Mentorship: From baby boomers to millennials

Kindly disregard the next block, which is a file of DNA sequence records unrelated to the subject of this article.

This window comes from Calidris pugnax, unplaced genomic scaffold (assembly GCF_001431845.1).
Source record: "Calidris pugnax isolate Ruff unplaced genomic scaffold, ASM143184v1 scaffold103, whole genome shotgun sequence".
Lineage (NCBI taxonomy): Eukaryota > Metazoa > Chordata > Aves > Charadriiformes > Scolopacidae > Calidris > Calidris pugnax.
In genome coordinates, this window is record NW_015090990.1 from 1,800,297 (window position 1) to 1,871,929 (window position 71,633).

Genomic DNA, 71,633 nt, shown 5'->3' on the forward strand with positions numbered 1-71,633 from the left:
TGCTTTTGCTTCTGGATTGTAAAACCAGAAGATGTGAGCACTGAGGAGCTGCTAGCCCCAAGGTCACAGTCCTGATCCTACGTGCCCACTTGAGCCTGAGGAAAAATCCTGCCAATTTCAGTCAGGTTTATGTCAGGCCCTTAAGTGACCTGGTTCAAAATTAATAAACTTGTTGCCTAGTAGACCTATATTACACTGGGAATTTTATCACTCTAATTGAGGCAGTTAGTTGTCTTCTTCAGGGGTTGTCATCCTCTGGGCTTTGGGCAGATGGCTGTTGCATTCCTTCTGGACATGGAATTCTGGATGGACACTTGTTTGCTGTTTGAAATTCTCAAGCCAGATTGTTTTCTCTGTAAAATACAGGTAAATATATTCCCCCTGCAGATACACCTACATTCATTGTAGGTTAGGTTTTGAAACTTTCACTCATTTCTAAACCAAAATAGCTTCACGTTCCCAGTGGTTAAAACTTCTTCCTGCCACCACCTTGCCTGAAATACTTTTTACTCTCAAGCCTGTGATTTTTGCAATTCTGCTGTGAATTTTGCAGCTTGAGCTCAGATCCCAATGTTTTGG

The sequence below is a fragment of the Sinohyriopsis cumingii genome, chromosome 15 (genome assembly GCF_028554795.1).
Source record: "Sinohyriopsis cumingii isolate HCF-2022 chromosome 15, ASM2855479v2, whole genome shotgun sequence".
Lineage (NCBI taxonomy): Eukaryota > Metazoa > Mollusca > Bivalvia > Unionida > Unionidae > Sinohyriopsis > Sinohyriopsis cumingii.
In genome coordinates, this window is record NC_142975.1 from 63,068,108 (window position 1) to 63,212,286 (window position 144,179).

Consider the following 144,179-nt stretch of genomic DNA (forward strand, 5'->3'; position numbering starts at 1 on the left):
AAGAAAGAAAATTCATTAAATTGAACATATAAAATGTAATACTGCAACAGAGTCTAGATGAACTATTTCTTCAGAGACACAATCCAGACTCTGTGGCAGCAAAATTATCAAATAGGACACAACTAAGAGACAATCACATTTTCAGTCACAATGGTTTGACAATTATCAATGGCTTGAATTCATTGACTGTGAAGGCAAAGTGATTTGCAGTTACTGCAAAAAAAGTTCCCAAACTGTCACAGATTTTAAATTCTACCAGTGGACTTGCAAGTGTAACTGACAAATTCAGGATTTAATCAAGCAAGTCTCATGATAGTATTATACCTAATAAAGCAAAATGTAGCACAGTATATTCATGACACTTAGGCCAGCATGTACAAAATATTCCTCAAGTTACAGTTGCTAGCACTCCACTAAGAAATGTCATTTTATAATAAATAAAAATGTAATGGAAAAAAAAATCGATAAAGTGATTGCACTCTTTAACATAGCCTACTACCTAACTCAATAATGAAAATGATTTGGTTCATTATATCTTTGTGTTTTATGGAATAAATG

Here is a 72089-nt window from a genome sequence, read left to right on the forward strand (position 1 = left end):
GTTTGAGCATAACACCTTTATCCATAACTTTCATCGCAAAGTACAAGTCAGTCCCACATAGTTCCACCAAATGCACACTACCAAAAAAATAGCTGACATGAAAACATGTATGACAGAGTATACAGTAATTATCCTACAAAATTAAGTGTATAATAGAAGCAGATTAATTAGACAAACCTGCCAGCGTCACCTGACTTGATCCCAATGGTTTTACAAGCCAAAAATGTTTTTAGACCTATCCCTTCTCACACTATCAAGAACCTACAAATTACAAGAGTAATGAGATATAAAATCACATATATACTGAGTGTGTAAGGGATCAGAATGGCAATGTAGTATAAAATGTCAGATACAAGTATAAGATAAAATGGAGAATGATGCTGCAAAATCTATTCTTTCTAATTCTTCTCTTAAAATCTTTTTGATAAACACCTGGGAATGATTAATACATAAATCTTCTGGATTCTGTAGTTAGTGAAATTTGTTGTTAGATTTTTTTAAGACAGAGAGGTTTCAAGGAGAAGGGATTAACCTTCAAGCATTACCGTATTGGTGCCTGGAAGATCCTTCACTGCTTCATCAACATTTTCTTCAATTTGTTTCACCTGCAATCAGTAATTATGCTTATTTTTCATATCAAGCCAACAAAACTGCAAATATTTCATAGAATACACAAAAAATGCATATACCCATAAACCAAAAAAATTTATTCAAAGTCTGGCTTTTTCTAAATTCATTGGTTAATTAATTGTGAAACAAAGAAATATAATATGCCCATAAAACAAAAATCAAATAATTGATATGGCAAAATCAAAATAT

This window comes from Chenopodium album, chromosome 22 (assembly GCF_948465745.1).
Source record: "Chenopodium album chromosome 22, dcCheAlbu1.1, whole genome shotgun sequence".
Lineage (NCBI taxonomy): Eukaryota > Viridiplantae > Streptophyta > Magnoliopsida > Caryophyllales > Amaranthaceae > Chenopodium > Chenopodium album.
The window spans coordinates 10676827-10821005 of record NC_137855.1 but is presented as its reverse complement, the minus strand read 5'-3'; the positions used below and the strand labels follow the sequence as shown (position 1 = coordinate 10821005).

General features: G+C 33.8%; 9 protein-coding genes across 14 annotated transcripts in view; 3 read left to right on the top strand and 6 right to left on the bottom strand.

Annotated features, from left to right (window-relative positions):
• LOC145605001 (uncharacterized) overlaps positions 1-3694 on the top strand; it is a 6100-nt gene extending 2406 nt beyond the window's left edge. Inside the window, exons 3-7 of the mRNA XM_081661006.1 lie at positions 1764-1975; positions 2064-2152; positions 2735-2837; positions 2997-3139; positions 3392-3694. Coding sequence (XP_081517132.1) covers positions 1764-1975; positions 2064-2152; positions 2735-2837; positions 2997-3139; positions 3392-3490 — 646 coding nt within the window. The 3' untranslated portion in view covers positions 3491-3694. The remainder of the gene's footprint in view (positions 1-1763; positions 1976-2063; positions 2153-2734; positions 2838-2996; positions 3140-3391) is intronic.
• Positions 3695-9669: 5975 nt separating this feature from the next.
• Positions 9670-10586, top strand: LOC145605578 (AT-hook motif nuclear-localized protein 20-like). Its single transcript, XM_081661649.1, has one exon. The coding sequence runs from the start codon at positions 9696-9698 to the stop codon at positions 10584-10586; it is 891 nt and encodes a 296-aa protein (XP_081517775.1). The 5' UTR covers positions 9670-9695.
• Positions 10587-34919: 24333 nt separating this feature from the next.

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A different breed of mentees All mentors have come face to face with the changing of the guard, that is, the new generation of entrepreneurs. With two types of managers and entrepreneurs, intergenerational adjustment has become a priority; and the organizations that have slowly adopted the ways of Generation X and Generation Y have certainly popped up on Jean Beaudin’s radar. “On the one hand, you have the conventional enterprise, which has been in business for more than 10 years and whose employees are on average 38 years or older. They have a traditional business model, apply best practices, and work 9 to 5. Then, on the other hand, you have the new entrepreneurs who boast a flexible schedule and a pared-down corporate vision and philosophy, but whose model essentially remains results driven. In these companies, you’ll often find day cares, workplace accommodations… and I’m only scratching the surface here,” explains Mr. Beaudin. Work-life balance The ways of the new wave of entrepreneurs is slowly but surely replacing those of the baby boomers. “This is a real turning point,” says Luc Harbec. In his opinion, the most significant change stemming from this generational shift is that entrepreneurs are less willing to die chained to their desk; rather, there are more and more business leaders who make work-life balance a priority. Alain Delorme agrees: “Before, entrepreneurs poured everything they had and everything they were into their business. They left their own needs at the door. But now, young entrepreneurs are more conscious about the importance of delegation, and I find that incredible.” Mr. Delorme adds that the new business leaders now have three #1 priorities: “me, my family, and my business.” It is no longer sufficient to simply succeed in business; entrepreneurs want to succeed in life as well. The tricky business of adapting Mentors, who for the most part hail from the baby boomer generation, are faced with a major change; they must adapt to the new breed of entrepreneurs. “Millennials are bringing work-life balance back into the equation,” says Luc Harbec. Baby boomer mentors must now step in the shoes of young entrepreneurs, achieve a better understanding of their priorities as individuals, assimilate these changes and together negotiate their way through this environment, which is often completely different from what they themselves knew when they were leading enterprises. “Entrepreneurs from my generation have to undergo a great deal of adaptation and keep an open mind; for baby boomers, work was the priority, as opposed to family, as is the case for the younger generation,” says Raymond Marcil. Another trademark characteristic of Generation Y entrepreneurs is their very large capacity for staying informed and connected and their desire to share information with bigger and better networks, said Rodrigue Julien. As such, seasoned mentors are a great asset, as mentees can often tap into their mentor’s vast network of contacts. © Réseau M – Le réseau de mentorat pour entrepreneurs de la Fondation de l’entrepreneurship